Welcome back to our fourth and final article in the Impartial Conduct Standards series! For those of you who need to catch up or are just starting on the Series, our first three articles are linked below:
Part II: the Duty of Care
Part III: Duty of Diligence
There is still much head-in-the-sand activity where annuity and life insurance advisors seem to think that they really don’t have to change their work practices other than adding a disclosure document to qualified sales. Americans for Annuity Protection began this series to explain the responsibilities of a fiduciary, how impartial conduct standards differ from suitability and what practices must be adhered to under the Rule.
And advisors are not only required to simply adhere to them, they must also demonstrate and document that they are adhering to them. The systematic process of demonstration and documentation is where most of our laissez-faire advisors will likely get caught in the legal crosshairs.
Under the duties of care and diligence, you must show that you fully understand your client’s financial goals and circumstances. That includes identifying their needs, concerns, risk tolerance and planning time horizon. You must show your knowledge and skill in diligently analyzing and selecting products that will best help them meet their goals. You must document your selection process.
Under the duty of loyalty, you must act for the sole benefit of your client in accordance with their financial goals. One of the elements of loyalty is that the advisor cannot engage in self-dealing, meaning that he or she cannot take advantage of the position for personal gain.
The law takes this duty seriously. All self-dealing transactions are prohibited by the Rule and the costs of a prohibited transaction under the current transitional application of the Rule is squarely on the shoulders of the advisor.
Prior to the IRS notice in conjunction with the DOL Guidance, advisors who engage in prohibited transactions face an excise tax of 15 percent of the “amount involved,” rising to 100 percent if the transactions aren't corrected within certain timeframes. However, in April, advisors were given temporary relief to the most onerous aspect of transactions deemed prohibited by the Rule. For now, the costs will be legal bills and probable commission repayment.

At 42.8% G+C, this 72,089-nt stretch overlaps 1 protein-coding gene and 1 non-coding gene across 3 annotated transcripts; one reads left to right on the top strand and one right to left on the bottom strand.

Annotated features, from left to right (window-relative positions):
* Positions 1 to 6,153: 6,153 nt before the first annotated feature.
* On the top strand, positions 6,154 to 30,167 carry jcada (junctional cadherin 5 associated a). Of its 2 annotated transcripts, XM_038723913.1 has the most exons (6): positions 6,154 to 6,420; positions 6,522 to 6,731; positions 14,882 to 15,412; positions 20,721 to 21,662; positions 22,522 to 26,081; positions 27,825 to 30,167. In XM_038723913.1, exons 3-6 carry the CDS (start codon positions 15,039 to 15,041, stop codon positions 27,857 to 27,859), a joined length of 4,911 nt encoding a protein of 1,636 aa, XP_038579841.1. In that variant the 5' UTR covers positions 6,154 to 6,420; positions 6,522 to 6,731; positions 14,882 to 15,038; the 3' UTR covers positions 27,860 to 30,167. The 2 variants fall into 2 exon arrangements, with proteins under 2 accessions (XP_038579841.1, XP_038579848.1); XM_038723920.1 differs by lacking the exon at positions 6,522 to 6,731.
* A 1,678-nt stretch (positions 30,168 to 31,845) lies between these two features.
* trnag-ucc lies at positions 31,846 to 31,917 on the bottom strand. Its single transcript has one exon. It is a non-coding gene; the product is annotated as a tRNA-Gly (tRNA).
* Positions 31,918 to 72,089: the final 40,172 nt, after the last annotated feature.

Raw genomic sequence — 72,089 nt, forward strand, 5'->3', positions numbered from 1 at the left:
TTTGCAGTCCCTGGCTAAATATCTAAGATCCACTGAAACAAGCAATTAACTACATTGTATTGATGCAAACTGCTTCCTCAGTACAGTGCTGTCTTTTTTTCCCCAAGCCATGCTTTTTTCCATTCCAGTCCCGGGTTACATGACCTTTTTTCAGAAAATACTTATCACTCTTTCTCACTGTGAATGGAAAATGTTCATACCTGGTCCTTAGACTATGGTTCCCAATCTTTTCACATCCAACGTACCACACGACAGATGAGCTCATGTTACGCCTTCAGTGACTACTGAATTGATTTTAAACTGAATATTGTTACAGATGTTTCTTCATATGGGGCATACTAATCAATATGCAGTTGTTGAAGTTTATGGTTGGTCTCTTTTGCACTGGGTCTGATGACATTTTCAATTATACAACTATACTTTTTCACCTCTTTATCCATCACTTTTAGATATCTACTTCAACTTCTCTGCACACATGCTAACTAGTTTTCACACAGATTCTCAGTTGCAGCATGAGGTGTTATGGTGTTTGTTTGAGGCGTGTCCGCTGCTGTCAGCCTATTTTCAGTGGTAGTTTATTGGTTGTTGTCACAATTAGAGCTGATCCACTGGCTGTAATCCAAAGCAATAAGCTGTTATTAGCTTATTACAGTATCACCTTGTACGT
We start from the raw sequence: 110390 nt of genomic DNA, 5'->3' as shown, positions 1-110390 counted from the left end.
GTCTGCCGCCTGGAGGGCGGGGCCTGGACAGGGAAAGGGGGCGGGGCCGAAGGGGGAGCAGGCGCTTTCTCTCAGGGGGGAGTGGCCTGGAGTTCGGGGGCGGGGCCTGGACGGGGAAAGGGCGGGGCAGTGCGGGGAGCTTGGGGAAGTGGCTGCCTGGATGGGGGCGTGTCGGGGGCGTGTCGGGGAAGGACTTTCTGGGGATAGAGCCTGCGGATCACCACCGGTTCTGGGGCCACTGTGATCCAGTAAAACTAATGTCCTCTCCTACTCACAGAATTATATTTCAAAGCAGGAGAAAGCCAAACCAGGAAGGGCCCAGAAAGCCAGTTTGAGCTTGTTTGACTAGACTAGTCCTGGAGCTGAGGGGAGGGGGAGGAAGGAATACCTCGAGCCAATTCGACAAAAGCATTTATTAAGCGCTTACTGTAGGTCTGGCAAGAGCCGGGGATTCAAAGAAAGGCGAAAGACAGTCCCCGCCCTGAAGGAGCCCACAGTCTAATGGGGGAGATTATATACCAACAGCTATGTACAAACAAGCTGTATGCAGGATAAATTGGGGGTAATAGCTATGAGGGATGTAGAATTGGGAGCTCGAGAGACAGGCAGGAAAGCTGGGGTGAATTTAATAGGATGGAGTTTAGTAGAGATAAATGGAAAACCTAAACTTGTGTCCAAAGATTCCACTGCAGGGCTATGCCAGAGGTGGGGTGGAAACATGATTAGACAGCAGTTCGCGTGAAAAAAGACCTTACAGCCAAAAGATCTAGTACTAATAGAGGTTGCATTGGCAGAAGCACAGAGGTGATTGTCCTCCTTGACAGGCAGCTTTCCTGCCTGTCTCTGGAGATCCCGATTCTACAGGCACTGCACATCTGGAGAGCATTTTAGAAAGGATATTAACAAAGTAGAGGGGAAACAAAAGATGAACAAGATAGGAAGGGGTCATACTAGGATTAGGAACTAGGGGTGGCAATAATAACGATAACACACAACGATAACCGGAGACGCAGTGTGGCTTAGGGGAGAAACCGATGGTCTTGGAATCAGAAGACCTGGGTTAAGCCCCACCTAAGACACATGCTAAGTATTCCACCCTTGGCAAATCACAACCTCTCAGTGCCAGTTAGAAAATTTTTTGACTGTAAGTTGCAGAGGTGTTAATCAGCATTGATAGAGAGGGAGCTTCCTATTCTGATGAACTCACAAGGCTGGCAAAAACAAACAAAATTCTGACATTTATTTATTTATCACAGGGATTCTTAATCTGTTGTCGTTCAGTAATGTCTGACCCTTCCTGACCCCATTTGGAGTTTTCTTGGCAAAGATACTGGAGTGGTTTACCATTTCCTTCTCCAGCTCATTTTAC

How to Comply
How do you comply with acting in the client’s sole benefit when you aren’t working for free? The rule requires that you take no more than “reasonable compensation” and “make no misleading statements” about that compensation or other conflicts of interest.
Americans for Annuity Protection has long held that the compensation an insurance company pays the advisor has long been reasonable and it covers, in part, the advisor’s cost of doing business, paying its office expense and employees and providing services to you. The commission is one of many costs which the Insurance Company considers and factors into the product͛ design, including the guaranteed and non-guaranteed benefits and features that may be offered.
But, what is reasonable compensation? In the FAQ published by AssessBEST, Inc., a sales-maker and compliance system built by the CEO of Americans for Annuity Protection, we answer it this way:
Reasonable compensation is a vague and undefined standard, but the DOL has held ERISA plan fiduciaries to this standard for many years which gives much precedent to the application of the standard. Reasonable compensation has traditionally been interpreted and applied by the DOL as a standard that is tested against market-based benchmarks.